Canada Millennium Scholarship Foundation Ø Canada Millennium Scholarship Foundation (CMSF) is an independent organization Canada Millennium Scholarship Foundation Ø Canada Millennium Scholarship Foundation (CMSF) is an independent organization created by an act of Parliament in 1998 with an endowment of $2. 5 B to be disbursed by 2009/10 Ø Objectives of the foundation are to: • • Improve access to postsecondary education; and Encourage a high level of student achievement and engagement in Canadian society Ø CMSF distributes $300 M annually in the form of bursaries and $25 Min scholarships throughout Canada Ø CMSF bursaries are given to undergraduate students who demonstrate “high need” as assessed by the CSLP Ø Average bursary is around $3, 000 and reduces a student’s annual debt Ø Scholarships range from $4, 000 - $10, 000 per year • Scholarship award winners do not have to be eligible for a Canada Student Loan 8

Canada Education Savings Program Ø Canada Education Savings Program (CESP) encourages families to save Canada Education Savings Program Ø Canada Education Savings Program (CESP) encourages families to save for their children’s education in Registered Education Savings Plans (RESP) through the provision of Canada Education Savings Grants and Canada Learning Bonds. Ø RESP savings can be used to pay for full and/or part-time studies in an apprenticeship program, trade school, CEGEP, college or university. Ø Savings in RESPs grow tax free until the child enrols in post-secondary education. Ø The Canada Education Grants adds 20% - 40% (based on family income) to the first $2, 000 in annual RESP contributions for eligible beneficiaries 0 -17 years old. Ø Children born after 2003 into low-income families are also are entitled to receive a $500 Canada Learning Bond at birth to start an RESP. 9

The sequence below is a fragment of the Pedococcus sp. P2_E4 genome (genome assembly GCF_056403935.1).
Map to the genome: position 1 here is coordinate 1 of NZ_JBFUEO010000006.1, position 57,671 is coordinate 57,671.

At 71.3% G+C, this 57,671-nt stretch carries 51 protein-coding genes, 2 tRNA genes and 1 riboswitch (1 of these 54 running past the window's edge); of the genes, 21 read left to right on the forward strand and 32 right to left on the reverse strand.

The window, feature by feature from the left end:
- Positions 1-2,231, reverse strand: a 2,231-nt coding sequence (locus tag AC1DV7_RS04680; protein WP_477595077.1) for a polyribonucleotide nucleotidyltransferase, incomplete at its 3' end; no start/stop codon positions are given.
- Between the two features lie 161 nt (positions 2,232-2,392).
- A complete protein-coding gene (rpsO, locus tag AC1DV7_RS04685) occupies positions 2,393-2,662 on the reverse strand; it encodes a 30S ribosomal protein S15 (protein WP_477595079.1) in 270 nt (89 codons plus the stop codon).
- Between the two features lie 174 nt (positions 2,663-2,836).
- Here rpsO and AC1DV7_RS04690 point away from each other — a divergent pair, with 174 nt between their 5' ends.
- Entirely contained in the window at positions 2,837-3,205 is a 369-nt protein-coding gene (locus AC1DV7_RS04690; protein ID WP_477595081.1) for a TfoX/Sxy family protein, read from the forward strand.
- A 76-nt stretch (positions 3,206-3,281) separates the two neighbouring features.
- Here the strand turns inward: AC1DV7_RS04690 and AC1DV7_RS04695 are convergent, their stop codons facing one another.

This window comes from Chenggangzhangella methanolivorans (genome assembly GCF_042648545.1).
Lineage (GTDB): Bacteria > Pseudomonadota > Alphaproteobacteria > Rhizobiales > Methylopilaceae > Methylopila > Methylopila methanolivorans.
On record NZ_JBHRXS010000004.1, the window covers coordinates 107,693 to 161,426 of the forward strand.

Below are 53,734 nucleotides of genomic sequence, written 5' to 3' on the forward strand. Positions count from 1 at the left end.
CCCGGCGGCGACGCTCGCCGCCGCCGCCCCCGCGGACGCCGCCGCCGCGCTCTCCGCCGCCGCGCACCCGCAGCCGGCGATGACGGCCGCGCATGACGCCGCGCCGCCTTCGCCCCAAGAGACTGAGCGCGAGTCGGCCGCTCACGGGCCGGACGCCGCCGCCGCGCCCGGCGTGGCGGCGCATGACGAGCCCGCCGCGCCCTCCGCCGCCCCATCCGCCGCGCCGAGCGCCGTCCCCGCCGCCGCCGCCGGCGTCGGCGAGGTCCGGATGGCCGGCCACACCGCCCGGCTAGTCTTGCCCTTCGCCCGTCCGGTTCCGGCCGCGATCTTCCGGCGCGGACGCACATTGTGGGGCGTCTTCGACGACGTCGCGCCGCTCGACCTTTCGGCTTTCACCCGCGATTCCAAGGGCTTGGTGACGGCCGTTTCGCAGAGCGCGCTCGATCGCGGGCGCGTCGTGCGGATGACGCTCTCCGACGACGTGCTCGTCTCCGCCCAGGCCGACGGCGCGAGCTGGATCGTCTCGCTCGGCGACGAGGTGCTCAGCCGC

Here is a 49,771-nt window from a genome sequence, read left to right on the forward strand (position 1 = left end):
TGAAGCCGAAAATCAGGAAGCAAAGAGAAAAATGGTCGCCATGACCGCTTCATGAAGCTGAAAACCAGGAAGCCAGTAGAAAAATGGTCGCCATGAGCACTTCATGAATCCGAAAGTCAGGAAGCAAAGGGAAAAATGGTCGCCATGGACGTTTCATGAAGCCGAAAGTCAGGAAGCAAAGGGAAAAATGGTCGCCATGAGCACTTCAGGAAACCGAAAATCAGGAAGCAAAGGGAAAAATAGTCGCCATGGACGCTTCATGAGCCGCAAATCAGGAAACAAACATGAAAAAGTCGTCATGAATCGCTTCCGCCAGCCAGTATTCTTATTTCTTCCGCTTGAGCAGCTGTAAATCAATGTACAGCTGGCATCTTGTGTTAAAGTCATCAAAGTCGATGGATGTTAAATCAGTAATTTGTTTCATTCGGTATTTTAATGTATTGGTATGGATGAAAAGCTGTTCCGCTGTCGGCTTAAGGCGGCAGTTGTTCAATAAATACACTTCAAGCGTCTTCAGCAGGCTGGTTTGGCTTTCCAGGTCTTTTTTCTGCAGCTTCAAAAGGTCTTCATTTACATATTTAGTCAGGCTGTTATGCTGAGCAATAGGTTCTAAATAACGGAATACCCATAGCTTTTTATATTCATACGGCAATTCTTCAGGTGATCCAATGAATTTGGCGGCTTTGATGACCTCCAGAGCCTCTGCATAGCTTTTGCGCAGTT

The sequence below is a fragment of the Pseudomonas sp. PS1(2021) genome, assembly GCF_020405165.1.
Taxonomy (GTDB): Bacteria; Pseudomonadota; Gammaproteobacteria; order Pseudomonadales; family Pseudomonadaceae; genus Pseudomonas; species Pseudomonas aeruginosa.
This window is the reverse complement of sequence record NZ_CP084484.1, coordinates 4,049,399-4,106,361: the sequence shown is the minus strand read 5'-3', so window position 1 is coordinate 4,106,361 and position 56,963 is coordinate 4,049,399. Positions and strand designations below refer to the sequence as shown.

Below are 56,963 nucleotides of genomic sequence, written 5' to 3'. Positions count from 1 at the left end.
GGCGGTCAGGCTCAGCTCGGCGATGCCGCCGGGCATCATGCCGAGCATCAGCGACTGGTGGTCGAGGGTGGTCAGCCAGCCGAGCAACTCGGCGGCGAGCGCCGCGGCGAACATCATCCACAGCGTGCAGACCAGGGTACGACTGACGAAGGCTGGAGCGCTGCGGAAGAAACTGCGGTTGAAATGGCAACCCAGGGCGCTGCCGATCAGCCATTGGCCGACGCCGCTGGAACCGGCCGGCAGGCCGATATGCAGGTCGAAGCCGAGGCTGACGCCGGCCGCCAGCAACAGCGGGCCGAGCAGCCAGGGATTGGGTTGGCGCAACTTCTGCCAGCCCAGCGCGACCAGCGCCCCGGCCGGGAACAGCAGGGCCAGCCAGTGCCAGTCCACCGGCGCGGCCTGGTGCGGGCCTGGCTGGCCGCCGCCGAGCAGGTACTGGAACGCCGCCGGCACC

Post-Secondary Supports for Aboriginal Canadians Ø Department of Indian Affairs and Northern Development operates Post-Secondary Supports for Aboriginal Canadians Ø Department of Indian Affairs and Northern Development operates PSE SFA for First Nations and Inuit consisting of: • • • Post-Secondary Student Support Program (PSSSP) University College Entrance Preparation Program (UCEPP) Indian Studies Support Program (ISSP) Ø PSSSP and UCEP programs support eligible First Nation and Inuit students with tuition fees, books, travel and living allowances when applicable Ø ISSP is a proposal-driven program • It supports post-secondary institutes in program development and delivery. Ø Government of Canada has provided endowments to the National Aboriginal Achievement Foundation, which provides grants, scholarships and bursaries to all Aboriginal peoples (First Nations, Inuit, Métis, and non-Status Indians) Ø Federal/Provincial/Territorial governments have agreed to work with Aboriginal leaders to develop strategies to improve Aboriginal peoples’ education outcomes 10

Universal Federal Tax Measures Ø Go. C offers a variety of universal tax credits: Universal Federal Tax Measures Ø Go. C offers a variety of universal tax credits: • Tuition Fee Credit – equal to eligible tuition expenses • Education Tax Credit – equal to $400 per month for full-time students and $120 per month for part-time students • Interest Paid – equal to the interest portion of Canada Student Loan payments Ø First $3, 000 of an individual’s scholarship and bursary income is tax exempt Ø Tax credits are equal to the lowest marginal tax rate (currently 15%) • Credits are non-refundable, but in some cases can be transferred to a parent or spouse or carried forward indefinitely to be applied in a future tax year Ø All provinces treat tuition tax credits in the same manner as the Go. C 11

Addressing Non-Financial Barriers Ø Only modest investments have been made toward reducing non-financial barriers Addressing Non-Financial Barriers Ø Only modest investments have been made toward reducing non-financial barriers (e. g. social capital barriers, informational barriers, cultural barriers) • However, there is no single national approach Ø Some pilot projects are in place (e. g. New Brunswick & CMSF, Manitoba) to address non-financial barriers Ø Some colleges and universities have also developed programs • Access Programs have been introduced in Manitoba, providing counselling and academic support to ease the transition to post-secondary education • Student Support Centres (e. g. , First Nations House of Learning at the University of British Columbia) serve as a community within a community and provide counseling and mentoring supports to alleviate feelings of isolation and cope with the academic pressures 12